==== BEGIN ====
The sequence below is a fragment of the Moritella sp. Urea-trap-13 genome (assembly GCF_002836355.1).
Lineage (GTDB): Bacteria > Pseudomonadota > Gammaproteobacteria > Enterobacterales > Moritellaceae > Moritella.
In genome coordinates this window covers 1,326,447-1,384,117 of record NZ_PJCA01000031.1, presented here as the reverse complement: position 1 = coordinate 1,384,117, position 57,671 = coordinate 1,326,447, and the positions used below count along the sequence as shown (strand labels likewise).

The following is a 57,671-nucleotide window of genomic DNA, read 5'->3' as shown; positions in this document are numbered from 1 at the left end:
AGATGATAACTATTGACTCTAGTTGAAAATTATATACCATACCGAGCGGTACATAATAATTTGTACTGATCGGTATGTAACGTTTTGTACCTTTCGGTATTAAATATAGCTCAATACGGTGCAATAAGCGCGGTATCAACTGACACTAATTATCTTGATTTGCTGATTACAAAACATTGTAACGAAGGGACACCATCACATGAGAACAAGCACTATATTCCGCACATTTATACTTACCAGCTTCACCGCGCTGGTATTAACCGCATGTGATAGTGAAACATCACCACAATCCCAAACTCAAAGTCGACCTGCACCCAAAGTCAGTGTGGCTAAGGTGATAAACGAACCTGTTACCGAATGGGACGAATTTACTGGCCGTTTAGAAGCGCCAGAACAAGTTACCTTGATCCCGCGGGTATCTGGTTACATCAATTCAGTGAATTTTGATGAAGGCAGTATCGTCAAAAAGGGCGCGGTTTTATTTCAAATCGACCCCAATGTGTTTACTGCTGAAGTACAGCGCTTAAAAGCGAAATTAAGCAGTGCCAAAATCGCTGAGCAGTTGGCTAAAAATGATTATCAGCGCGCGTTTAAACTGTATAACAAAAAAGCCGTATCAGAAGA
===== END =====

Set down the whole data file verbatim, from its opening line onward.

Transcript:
The sequence below is a fragment of the Moritella sp. Urea-trap-13 genome (assembly GCF_002836355.1).
Lineage (GTDB): Bacteria > Pseudomonadota > Gammaproteobacteria > Enterobacterales > Moritellaceae > Moritella.
In genome coordinates this window covers 1,326,447-1,384,117 of record NZ_PJCA01000031.1, presented here as the reverse complement: position 1 = coordinate 1,384,117, position 57,671 = coordinate 1,326,447, and the positions used below count along the sequence as shown (strand labels likewise).

The following is a 57,671-nucleotide window of genomic DNA, read 5'->3' as shown; positions in this document are numbered from 1 at the left end:
AGATGATAACTATTGACTCTAGTTGAAAATTATATACCATACCGAGCGGTACATAATAATTTGTACTGATCGGTATGTAACGTTTTGTACCTTTCGGTATTAAATATAGCTCAATACGGTGCAATAAGCGCGGTATCAACTGACACTAATTATCTTGATTTGCTGATTACAAAACATTGTAACGAAGGGACACCATCACATGAGAACAAGCACTATATTCCGCACATTTATACTTACCAGCTTCACCGCGCTGGTATTAACCGCATGTGATAGTGAAACATCACCACAATCCCAAACTCAAAGTCGACCTGCACCCAAAGTCAGTGTGGCTAAGGTGATAAACGAACCTGTTACCGAATGGGACGAATTTACTGGCCGTTTAGAAGCGCCAGAACAAGTTACCTTGATCCCGCGGGTATCTGGTTACATCAATTCAGTGAATTTTGATGAAGGCAGTATCGTCAAAAAGGGCGCGGTTTTATTTCAAATCGACCCCAATGTGTTTACTGCTGAAGTACAGCGCTTAAAAGCGAAATTAAGCAGTGCCAAAATCGCTGAGCAGTTGGCTAAAAATGATTATCAGCGCGCGTTTAAACTGTATAACAAAAAAGCCGTATCAGAAGA